The number of hate crimes reported to Canadian police jumped sharply last year after years of small increases, with new statistics showing incidents targeting blacks, Jews and Muslims accounting for most of the upturn.
Hate crimes targeting black people accounted for 16 per cent of all hate crimes in Canada in 2017, Statistics Canada reported Thursday. They stayed the most common type of race- or ethnicity-related hate crime.
Incidents involving Muslims more than doubled between 2016 and 2017, from 139 incidents to 349, one year after police reported a decrease in hate crimes targeting that population. Overall, hate crimes targeting Muslims accounted for 17 per cent of all incidents — a figure that the National Council of Canadian Muslims said was unsettling but unsurprising.
In late January 2017, six Muslim men were murdered as they worshipped inside a Quebec City mosque. The sentencing for the shooter, Alexandre Bissonnette, has been delayed until the new year.
“The shooting very much set the tone for the increase in hate crimes against Muslims for the remainder of the year,” said the NCCM’s executive director, Ihsaan Gardee.
Hate crimes targeting Jews increased for the second consecutive year and accounted for 18 per cent of all hate crimes nationally. Proportionally, Jews were the most targeted group captured in the data.
The figures prompted Jewish groups to call on the Liberals to do more to help police fight hate crime, and follow through on a pledge by Prime Minister Justin Trudeau to expand a program aimed at helping religious groups pay for security at their facilities.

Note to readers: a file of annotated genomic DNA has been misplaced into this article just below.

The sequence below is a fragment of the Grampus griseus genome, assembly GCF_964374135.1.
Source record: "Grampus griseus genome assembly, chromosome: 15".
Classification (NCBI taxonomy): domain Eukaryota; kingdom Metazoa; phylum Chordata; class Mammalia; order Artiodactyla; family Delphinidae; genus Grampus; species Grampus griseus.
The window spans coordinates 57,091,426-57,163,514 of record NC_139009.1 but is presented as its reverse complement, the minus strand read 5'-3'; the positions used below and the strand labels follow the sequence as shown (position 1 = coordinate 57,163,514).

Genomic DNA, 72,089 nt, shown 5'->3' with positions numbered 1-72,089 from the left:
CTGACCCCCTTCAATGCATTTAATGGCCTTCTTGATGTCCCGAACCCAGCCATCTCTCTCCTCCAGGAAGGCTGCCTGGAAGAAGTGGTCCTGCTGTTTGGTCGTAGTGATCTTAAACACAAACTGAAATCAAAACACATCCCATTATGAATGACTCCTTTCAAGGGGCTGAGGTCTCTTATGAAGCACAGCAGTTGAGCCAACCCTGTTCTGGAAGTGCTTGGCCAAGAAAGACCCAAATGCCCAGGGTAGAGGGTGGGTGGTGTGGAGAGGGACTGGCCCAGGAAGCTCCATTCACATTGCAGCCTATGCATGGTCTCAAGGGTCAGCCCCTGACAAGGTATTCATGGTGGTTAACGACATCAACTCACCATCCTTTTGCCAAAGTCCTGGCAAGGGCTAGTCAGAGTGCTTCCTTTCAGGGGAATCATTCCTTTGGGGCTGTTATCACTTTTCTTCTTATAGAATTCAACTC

Hate crimes based on sexual orientation accounted for about one in 10 of all such incidents last year.
Religiously motivated hate crimes increased against Catholics and other groups between 2016 and 2017.
The federal government has been holding closed-door consultations to craft an anti-racism strategy, which is part of $23 million in planned spending over two years for multiculturalism programs.
In all in 2017, police reported 2,073 hate crimes, an increase of 664 from 2016. The increases were largely in Ontario and Quebec.
The agency says the figure is an all-time high since comparable data became available in 2009, but cautions the increases could be related to more reporting rather than an increase in actual incidents.
A larger Statistics Canada survey on victimization from 2014 found that respondents were victims of more than 330,000 incidents they believed to have been motivated by hate. The results of the survey showed that two-thirds of those incidents were not reported to police.
That reporting gap has led a number of groups to find new ways to get people to report hateful acts. Statistics Canada pointed to the StopHateAB.ca website launched in Alberta last year as one such initiative. It asks for reports of hateful incidents, regardless whether they’re criminal offences, in an effort to at least gather better data.
Hate crimes account for 0.1 per cent of the more than 1.9 million non-traffic crimes reported by police services last year, making them a minuscule part of the overall crime rate.